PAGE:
Despite the game's derivative nature, lack of multiplayer, and slightly dated technology, there's a fairly entertaining shooter experience to be had here.
Mace Griffin Bounty Hunter is a futuristic sci-fi shooter that diligently follows in the footsteps of the futuristic sci-fi shooters that have come before it. Though it touts a nice blend of standard first-person shooter action and space-shooter action, the game continuously evokes either the general feel or specific elements of other futuristic sci-fi shooters. Mace Griffin was originally released on the PS2 and Xbox almost a year ago, and it was passable for a console shooter then. However, competition for shooters is tougher on the PC, and Mace Griffin can't match the level of polish or inspiration found in other recent games--or even the games it draws from. Yet despite the game's derivative nature, lack of multiplayer, and slightly dated technology, there's a fairly entertaining experience to be had here.
The game limps out of the gate with significant exposition about the future history of the universe and Mace Griffin's specific botchery. The picture it paints is of a pretty standard industrialized future where space corporations squabble over space mining rights, and space crime is a constant problem...in space. When we first meet Mace, he's a part of an elite force of space police called the Rangers, though shortly thereafter he's framed for the slaughter of his squad and is quickly sent to space jail. By the time he gets out, the Rangers have been discredited and disbanded, and the only thing on Mace's mind is revenge, though the game takes its sweet time uncovering the conspirators. To bankroll his vengeance, Mace goes into the bounty-hunting business by taking on a series of seemingly unrelated jobs and slowly learning about the conspiracy responsible for his incarceration (and the scale of its nefarious plans).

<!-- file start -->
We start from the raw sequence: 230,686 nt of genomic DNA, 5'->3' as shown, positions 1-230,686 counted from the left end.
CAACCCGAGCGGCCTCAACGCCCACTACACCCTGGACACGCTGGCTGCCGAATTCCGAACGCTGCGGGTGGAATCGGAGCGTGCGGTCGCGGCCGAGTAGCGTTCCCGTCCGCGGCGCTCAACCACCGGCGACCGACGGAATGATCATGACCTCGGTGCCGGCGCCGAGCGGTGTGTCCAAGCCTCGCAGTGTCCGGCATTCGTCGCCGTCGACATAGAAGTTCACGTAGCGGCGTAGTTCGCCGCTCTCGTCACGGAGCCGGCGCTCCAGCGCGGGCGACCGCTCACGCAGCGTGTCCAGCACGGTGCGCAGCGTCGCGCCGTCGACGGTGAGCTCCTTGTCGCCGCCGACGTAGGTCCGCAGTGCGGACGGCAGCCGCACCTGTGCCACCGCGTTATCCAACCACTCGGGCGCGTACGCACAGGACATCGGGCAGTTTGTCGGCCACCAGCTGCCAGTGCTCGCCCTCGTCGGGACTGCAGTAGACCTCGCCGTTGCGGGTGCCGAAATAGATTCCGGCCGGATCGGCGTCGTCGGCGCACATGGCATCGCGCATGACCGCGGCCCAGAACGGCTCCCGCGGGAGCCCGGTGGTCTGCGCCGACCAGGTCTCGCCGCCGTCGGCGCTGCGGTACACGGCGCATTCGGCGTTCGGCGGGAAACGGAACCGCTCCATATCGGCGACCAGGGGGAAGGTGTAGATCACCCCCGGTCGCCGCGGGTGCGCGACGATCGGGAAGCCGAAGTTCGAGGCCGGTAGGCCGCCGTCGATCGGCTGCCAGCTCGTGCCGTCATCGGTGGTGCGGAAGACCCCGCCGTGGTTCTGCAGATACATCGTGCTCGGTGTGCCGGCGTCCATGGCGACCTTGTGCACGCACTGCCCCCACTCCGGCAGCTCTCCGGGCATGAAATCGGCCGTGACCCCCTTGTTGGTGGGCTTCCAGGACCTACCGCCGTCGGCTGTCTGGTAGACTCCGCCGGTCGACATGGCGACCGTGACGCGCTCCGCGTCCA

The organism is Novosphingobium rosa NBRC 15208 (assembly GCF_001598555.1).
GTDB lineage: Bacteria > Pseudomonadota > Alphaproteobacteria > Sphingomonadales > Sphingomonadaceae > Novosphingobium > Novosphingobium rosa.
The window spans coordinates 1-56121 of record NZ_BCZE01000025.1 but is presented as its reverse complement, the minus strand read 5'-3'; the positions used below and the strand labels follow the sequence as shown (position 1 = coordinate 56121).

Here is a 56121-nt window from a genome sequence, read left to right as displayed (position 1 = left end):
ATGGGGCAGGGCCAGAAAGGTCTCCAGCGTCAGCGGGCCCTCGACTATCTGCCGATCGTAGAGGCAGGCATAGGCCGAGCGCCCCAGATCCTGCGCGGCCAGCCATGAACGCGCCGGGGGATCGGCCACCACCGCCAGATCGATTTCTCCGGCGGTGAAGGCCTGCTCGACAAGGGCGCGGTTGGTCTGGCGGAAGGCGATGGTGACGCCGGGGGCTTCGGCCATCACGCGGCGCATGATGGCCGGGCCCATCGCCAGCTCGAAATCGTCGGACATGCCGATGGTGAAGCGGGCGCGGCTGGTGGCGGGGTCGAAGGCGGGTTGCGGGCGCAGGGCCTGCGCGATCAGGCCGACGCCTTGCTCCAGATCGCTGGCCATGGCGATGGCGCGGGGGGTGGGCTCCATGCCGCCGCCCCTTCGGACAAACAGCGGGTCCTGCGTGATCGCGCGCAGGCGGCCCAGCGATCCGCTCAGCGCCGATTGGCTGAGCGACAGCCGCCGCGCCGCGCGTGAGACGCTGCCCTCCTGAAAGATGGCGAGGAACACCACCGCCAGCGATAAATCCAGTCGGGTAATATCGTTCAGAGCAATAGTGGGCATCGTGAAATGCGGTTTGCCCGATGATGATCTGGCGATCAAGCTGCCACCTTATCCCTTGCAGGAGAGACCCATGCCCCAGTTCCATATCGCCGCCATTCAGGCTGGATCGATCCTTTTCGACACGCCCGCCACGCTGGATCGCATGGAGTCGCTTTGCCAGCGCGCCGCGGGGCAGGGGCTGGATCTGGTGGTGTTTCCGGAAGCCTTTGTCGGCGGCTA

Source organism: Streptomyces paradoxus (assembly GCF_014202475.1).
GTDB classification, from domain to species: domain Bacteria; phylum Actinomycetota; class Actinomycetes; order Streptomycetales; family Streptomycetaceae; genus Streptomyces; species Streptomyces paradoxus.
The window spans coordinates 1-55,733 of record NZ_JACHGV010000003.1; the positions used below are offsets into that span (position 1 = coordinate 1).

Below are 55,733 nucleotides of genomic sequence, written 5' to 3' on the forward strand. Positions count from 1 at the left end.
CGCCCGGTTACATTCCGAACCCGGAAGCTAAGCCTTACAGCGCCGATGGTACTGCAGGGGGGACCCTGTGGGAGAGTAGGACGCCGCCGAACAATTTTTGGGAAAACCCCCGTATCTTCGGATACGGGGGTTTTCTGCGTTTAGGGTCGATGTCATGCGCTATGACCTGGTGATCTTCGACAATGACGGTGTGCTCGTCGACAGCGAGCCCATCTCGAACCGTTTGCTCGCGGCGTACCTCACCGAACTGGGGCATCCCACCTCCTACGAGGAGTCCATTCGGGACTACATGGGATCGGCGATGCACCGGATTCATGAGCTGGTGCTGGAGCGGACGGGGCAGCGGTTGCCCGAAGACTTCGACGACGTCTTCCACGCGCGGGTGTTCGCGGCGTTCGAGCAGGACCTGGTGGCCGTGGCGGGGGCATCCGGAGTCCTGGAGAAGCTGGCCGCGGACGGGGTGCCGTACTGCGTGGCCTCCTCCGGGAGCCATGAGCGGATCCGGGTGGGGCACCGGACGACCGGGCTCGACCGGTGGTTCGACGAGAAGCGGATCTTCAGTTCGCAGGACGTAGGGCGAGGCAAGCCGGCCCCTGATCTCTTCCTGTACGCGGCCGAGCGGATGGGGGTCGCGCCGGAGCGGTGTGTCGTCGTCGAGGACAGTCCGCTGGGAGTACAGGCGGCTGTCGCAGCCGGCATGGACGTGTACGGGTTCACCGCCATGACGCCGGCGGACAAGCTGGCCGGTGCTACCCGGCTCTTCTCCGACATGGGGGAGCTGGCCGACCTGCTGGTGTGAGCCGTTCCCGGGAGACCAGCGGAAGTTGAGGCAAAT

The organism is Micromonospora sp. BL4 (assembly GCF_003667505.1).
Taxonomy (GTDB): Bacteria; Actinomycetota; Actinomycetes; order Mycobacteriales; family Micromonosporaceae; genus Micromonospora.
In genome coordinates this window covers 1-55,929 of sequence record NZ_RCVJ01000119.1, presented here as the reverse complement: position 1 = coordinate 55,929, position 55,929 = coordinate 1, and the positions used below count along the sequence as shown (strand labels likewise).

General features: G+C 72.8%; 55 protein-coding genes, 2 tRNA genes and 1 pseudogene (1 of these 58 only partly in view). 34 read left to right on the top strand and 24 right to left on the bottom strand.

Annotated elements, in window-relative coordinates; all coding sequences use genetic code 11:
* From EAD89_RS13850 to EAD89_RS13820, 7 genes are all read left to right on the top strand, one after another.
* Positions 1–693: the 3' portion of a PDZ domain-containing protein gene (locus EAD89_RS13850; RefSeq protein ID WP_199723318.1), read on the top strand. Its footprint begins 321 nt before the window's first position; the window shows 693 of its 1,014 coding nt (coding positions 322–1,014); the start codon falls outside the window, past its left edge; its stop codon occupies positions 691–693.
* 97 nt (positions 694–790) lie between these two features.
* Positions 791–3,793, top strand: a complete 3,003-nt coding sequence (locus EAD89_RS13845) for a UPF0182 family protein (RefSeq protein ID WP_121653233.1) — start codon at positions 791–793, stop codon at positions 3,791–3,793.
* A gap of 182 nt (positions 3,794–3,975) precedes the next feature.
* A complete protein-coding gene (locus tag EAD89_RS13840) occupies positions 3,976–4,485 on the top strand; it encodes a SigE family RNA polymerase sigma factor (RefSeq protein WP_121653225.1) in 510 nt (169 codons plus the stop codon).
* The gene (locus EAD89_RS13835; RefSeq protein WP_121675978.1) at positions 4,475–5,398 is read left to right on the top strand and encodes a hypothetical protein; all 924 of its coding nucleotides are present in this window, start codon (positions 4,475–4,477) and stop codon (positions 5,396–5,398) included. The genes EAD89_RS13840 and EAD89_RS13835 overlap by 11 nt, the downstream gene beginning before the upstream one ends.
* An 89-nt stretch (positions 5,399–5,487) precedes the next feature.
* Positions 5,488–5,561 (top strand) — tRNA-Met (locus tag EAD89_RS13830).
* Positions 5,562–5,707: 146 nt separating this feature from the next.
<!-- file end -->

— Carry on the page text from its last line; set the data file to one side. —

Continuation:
Each of the jobs that Mace takes on is represented by a large and largely self-contained mission. Though the isolated missions give the story a disjointed feel, the action is pretty good, and each mission has its fair share of nicely sized firefights. These small-scale set pieces would undeniably be more satisfying if the AI were more consistent. Sometimes enemies will exhibit some sort of preternatural space-sixth sense by reacting to you before they can even see you, so they'll actually roll behind cover and then start lobbing grenades. Other times, you can walk right up and pump a few rounds into them before they'll even show you enough courtesy to turn around. The game compensates by placing enemies in hard-to-reach places, and, later on, by simply giving enemies bigger guns and making them harder to kill. However, the kills would've been more satisfying if the enemies were just smarter.
Mace Griffin also falls back on jumping puzzles pretty often, which can be frustrating at times. This is partially because the jumping mechanic sucks and partially because the visual clues the game gives you can sometimes be a bit unclear. There are also several countdown-clock sequences where you'll have to disable a series of bombs, reprogram a ship's navigational computer, or simply try to get to your ship before the rock you're on explodes.